Victory, Saratoga County, New York

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Another Victory is a town in Cayuga County, New York.
Victory
Village
Motto: Home of the Saratoga Battle Monument
Victory is located in New York
Victory
Victory
Location within the state of New York
Coordinates: 43°5′19″N 73°35′37″W / 43.08861°N 73.59361°W / 43.08861; -73.59361Coordinates: 43°5′19″N 73°35′37″W / 43.08861°N 73.59361°W / 43.08861; -73.59361
Country United States
State New York
County Saratoga
Town Saratoga
Incorporated 1849
Government
 • Mayor James M. Sullivan (G)
Area
 • Total 0.5 sq mi (1.4 km2)
 • Land 0.5 sq mi (1.4 km2)
 • Water 0.0 sq mi (0.0 km2)
Population (2000)
 • Total 544
 • Density 1,030.7/sq mi (398.0/km2)
Time zone Eastern (EST) (UTC-5)
 • Summer (DST) EDT (UTC-4)
Area code(s) 518
FIPS code 36-77431
Website www.villageofvictory.org

Victory is a village in Saratoga County, New York, United States. The population was 544 at the 2000 census. The village is located in the northeast part of the town of Saratoga, southwest of and bordering the village of Schuylerville. Victory is one of the smallest villages in New York.

History[edit]

The Saratoga Monument commemorates the surrender of the British General Burgoyne to American General Gates, an event that historians note as the "Turning Point of the American Revolution."

The village was incorporated in 1849. The name Victory is most certainly due to the defeat of the British at the Battles of Saratoga, where Burgoyne surrendered his sword to Gates.

The village has also been called "Victory Mills," likely owing its name to the large (now defunct) factory/mill (Saratoga Victory Manufacturing Company, 1846) centrally located on the primary road through town, Gates Avenue. The US Postal Service refers to the village's ZIP code as Victory Mills.

The Victory Mills building was listed on the National Register of Historic Places on January 19, 2010.[1]

Geography[edit]

Victory is located at 43°5′19″N 73°35′37″W / 43.08861°N 73.59361°W / 43.08861; -73.59361 (43.088514, -73.593563).[2]

According to the United States Census Bureau, the village has a total area of 0.5 square miles (1.4 km²), all of it land.

The village is located on the north bank of Fish Creek, a tributary of the nearby Hudson River.

New York State Route 32, Gates Avenue, passes through the village.

Demographics[edit]

As of the census[3] of 2000, there were 544 people, 189 households, and 144 families residing in the village. The population density was 1,030.7 people per square mile (396.3/km²). There were 216 housing units at an average density of 409.2 per square mile (157.4/km²). The racial makeup of the village was 97.61% White, 0.55% African American, 0.37% Native American, and 1.47% from two or more races. Hispanic or Latino of any race were 1.29% of the population.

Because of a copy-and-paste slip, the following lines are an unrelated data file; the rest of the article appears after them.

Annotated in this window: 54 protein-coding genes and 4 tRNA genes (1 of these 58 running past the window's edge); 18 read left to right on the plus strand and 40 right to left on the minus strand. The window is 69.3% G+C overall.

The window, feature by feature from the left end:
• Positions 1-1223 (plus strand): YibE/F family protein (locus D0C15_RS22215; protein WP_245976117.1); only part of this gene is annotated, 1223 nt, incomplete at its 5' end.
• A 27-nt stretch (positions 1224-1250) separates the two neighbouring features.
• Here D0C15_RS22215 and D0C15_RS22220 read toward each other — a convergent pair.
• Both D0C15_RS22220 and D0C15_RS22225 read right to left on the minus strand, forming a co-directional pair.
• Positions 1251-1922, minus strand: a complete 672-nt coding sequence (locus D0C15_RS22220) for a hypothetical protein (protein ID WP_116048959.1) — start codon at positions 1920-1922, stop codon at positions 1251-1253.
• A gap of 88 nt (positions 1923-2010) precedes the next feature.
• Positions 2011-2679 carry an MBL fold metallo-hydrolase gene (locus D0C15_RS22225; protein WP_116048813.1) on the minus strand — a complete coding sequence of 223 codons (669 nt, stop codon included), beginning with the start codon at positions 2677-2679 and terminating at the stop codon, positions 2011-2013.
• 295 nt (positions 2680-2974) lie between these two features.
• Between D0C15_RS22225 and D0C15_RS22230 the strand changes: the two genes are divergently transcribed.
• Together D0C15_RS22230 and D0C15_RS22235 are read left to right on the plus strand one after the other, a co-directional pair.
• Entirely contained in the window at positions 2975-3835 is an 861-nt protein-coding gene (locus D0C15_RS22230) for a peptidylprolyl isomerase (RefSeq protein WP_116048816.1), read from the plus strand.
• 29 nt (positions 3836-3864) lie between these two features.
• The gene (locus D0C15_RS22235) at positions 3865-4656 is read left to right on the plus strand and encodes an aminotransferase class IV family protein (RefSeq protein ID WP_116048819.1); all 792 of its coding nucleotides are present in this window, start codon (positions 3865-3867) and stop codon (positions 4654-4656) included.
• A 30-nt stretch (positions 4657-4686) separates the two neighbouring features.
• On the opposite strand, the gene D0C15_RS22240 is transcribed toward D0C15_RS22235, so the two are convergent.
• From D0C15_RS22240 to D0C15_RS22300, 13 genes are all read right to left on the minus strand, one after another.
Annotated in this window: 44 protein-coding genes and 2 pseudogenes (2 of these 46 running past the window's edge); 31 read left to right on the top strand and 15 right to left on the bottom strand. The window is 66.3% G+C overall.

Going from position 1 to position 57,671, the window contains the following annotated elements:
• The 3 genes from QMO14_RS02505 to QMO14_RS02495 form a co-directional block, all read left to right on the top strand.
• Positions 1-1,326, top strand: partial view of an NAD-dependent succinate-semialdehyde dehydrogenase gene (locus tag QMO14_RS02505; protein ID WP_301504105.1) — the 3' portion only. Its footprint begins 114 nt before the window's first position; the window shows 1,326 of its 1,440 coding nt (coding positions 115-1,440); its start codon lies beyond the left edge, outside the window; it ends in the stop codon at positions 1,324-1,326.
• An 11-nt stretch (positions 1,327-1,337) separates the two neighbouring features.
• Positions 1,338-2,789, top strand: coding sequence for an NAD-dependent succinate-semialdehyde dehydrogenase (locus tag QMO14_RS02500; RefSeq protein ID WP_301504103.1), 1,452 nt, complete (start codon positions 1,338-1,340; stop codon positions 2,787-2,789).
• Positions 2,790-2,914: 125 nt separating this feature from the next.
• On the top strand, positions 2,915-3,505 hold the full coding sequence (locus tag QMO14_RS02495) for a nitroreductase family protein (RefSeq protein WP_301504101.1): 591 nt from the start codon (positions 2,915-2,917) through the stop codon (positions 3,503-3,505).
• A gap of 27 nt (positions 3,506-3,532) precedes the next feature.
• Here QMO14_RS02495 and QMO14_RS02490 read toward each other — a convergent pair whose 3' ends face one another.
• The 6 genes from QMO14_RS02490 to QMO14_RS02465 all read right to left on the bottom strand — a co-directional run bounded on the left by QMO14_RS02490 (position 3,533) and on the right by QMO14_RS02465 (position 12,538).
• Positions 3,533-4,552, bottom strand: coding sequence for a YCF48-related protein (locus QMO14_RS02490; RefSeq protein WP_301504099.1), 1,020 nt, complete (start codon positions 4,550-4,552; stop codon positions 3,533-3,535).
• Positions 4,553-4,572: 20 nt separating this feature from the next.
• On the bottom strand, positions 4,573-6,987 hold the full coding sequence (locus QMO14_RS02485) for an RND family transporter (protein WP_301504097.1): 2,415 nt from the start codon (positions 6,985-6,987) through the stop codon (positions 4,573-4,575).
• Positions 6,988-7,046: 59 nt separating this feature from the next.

There were 189 households out of which 46.6% had children under the age of 18 living with them, 54.5% were married couples living together, 13.8% had a female householder with no husband present, and 23.8% were non-families. 18.5% of all households were made up of individuals and 10.1% had someone living alone who was 65 years of age or older. The average household size was 2.88 and the average family size was 3.19.

In the village the population was spread out with 30.1% under the age of 18, 7.5% from 18 to 24, 32.2% from 25 to 44, 17.3% from 45 to 64, and 12.9% who were 65 years of age or older. The median age was 35 years. For every 100 females there were 95.7 males. For every 100 females age 18 and over, there were 103.2 males.

The median income for a household in the village was $41,250, and the median income for a family was $37,292. Males had a median income of $29,219 versus $22,656 for females. The per capita income for the village was $17,484. About 10.7% of families and 9.1% of the population were below the poverty line, including 10.8% of those under age 18 and 2.4% of those age 65 or over.

References[edit]

  1. ^ "National Register of Historic Places". WEEKLY LIST OF ACTIONS TAKEN ON PROPERTIES: 1/19/10 THROUGH 1/22/10. National Park Service. 2010-01-29. 
  2. ^ "US Gazetteer files: 2010, 2000, and 1990". United States Census Bureau. 2011-02-12. Retrieved 2011-04-23. 
  3. ^ "American FactFinder". United States Census Bureau. Retrieved 2008-01-31. 

External links[edit]